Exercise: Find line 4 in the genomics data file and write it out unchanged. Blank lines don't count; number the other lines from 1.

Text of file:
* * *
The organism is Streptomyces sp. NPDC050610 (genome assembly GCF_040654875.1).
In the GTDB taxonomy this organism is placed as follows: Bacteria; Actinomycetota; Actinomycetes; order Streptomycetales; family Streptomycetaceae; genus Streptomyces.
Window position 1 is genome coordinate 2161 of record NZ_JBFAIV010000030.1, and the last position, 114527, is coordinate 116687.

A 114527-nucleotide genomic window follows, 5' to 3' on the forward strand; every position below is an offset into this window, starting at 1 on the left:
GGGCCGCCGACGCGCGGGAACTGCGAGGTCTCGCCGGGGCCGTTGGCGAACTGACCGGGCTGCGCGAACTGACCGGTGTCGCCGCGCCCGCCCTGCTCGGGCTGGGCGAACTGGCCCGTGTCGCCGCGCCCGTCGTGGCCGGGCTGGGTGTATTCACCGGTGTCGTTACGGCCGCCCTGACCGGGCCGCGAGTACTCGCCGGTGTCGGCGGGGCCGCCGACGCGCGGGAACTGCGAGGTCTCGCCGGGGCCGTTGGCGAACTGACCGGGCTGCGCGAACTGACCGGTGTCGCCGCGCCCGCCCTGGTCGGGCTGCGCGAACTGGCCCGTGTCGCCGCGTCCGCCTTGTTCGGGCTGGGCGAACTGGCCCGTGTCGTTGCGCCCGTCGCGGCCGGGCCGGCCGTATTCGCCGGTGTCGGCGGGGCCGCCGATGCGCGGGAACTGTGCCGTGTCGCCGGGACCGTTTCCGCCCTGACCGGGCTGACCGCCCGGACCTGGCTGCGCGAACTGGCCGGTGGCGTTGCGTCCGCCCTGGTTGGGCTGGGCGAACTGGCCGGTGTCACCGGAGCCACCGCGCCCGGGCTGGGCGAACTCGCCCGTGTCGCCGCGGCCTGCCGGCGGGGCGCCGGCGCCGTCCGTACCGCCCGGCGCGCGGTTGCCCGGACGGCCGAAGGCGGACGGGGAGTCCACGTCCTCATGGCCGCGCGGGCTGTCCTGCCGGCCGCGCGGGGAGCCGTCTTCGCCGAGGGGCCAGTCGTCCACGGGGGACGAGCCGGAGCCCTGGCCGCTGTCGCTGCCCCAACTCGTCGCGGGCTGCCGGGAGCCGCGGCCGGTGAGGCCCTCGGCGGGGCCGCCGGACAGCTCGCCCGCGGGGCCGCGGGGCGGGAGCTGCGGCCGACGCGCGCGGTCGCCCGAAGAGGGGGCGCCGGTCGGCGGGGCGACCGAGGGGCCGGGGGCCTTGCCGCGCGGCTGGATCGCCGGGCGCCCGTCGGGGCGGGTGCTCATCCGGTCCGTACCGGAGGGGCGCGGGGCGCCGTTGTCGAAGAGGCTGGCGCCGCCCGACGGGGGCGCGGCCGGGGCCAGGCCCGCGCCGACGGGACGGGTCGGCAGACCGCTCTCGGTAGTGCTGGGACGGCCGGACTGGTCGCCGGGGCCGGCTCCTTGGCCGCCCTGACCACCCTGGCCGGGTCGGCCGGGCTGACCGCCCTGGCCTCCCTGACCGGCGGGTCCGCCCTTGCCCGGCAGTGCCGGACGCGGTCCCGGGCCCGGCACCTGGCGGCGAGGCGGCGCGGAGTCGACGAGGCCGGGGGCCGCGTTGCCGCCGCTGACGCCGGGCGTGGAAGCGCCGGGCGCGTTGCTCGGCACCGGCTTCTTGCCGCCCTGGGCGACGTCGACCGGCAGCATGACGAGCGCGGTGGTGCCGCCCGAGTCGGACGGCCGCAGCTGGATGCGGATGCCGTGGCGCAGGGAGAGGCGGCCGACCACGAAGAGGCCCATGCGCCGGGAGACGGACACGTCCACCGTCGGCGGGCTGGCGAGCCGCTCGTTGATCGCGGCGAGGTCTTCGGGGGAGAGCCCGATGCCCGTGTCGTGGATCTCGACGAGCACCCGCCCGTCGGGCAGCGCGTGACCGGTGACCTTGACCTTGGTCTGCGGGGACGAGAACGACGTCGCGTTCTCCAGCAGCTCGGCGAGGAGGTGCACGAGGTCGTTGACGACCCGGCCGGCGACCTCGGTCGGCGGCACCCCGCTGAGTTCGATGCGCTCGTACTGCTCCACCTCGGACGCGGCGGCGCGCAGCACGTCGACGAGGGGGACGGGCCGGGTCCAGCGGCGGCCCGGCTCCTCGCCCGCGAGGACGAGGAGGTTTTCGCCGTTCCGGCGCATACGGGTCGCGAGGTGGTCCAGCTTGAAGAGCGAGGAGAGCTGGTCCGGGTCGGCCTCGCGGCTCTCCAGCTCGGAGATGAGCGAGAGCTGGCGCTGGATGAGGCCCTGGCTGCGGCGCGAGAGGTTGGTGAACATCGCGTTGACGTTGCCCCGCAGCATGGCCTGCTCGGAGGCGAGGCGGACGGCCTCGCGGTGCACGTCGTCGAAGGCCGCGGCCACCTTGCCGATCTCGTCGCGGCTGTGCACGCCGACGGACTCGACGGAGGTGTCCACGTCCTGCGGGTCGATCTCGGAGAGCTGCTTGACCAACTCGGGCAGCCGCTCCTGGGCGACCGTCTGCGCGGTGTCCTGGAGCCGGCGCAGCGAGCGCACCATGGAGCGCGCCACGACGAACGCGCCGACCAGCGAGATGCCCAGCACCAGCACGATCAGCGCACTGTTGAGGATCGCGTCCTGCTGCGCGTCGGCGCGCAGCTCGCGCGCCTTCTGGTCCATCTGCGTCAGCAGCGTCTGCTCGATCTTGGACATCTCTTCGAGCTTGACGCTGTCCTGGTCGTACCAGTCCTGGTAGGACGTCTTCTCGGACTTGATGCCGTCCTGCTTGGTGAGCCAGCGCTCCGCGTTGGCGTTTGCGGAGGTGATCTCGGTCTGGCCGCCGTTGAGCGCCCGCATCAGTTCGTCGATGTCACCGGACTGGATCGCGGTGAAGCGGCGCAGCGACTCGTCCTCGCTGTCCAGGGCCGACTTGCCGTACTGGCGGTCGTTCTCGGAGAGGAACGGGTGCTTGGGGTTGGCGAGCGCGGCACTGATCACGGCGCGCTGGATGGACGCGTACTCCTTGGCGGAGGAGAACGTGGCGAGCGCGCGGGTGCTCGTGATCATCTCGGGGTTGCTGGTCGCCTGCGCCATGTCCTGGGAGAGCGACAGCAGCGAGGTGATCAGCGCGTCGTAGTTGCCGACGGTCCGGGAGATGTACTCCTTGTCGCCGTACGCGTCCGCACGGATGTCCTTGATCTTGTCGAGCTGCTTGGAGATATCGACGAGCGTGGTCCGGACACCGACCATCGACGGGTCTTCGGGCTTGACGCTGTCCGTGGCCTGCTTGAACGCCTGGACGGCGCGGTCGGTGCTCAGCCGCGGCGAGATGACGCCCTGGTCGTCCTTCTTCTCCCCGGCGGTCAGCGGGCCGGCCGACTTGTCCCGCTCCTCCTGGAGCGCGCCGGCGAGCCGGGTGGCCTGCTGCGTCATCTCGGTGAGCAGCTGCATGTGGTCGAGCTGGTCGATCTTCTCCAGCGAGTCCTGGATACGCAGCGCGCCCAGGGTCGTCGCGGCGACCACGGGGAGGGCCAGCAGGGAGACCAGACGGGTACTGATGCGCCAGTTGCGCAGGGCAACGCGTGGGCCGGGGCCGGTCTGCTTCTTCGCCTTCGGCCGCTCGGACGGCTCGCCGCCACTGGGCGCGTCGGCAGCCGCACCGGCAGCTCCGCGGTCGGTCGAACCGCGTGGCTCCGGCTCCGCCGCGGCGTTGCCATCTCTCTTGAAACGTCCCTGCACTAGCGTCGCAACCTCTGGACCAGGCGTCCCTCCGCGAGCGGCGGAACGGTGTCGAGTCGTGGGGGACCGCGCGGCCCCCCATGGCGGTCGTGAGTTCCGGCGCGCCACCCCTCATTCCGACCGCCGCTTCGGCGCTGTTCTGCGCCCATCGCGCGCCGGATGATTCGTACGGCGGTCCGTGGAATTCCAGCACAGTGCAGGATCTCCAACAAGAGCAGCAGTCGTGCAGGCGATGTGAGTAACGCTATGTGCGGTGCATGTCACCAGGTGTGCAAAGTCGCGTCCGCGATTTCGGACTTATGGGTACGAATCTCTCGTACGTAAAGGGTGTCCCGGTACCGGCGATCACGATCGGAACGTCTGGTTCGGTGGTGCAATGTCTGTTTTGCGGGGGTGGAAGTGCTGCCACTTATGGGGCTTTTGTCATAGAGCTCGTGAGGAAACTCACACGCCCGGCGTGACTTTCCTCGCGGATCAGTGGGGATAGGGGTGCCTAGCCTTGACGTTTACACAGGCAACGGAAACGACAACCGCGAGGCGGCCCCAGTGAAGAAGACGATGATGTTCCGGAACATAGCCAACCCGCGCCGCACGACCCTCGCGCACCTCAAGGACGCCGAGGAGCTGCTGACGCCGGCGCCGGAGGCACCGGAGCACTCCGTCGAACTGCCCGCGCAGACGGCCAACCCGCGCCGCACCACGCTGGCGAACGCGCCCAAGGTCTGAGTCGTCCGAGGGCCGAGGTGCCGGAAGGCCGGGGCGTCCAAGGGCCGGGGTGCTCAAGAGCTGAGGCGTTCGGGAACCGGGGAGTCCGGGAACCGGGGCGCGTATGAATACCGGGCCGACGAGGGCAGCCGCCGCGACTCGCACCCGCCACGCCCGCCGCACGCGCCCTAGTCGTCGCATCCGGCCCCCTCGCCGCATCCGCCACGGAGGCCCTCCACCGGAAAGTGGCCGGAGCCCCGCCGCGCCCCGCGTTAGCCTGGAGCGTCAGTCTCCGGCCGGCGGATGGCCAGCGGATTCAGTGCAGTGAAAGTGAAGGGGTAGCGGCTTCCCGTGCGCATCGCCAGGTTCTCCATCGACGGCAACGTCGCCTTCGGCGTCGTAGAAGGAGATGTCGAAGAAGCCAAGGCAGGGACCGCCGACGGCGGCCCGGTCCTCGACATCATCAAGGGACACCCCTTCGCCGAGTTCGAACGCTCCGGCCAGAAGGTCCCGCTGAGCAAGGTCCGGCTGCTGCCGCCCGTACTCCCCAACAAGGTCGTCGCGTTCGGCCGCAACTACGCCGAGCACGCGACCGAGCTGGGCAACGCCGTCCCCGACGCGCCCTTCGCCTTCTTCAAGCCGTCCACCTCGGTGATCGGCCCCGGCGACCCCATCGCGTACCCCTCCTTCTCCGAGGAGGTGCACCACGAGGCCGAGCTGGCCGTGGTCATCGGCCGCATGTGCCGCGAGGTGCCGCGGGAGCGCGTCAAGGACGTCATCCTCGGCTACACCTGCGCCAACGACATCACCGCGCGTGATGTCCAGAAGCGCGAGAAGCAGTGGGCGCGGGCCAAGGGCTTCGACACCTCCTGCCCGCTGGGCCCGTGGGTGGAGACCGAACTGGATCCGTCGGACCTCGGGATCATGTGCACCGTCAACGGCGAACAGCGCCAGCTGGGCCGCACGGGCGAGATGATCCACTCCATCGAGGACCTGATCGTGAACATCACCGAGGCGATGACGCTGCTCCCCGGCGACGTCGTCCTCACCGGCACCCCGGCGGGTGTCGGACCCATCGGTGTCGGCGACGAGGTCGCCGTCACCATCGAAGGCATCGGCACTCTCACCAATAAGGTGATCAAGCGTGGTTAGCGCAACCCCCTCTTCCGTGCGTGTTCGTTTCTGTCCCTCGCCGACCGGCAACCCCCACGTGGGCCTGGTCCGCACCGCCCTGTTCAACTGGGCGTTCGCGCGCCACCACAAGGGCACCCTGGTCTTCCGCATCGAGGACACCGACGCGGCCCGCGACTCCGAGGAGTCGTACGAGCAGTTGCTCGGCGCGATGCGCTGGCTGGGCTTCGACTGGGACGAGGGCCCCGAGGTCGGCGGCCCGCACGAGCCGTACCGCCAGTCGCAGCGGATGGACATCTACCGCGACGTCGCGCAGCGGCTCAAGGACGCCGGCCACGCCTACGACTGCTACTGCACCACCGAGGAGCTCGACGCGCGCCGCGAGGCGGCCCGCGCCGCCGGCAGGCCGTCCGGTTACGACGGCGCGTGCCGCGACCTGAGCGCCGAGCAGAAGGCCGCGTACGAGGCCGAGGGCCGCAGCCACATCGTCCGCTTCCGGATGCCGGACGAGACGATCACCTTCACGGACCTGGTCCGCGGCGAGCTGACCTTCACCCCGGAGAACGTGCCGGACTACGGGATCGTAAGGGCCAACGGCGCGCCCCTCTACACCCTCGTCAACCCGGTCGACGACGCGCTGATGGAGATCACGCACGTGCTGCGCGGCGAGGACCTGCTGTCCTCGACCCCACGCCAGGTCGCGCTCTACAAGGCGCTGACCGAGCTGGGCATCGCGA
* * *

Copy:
A 114527-nucleotide genomic window follows, 5' to 3' on the forward strand; every position below is an offset into this window, starting at 1 on the left: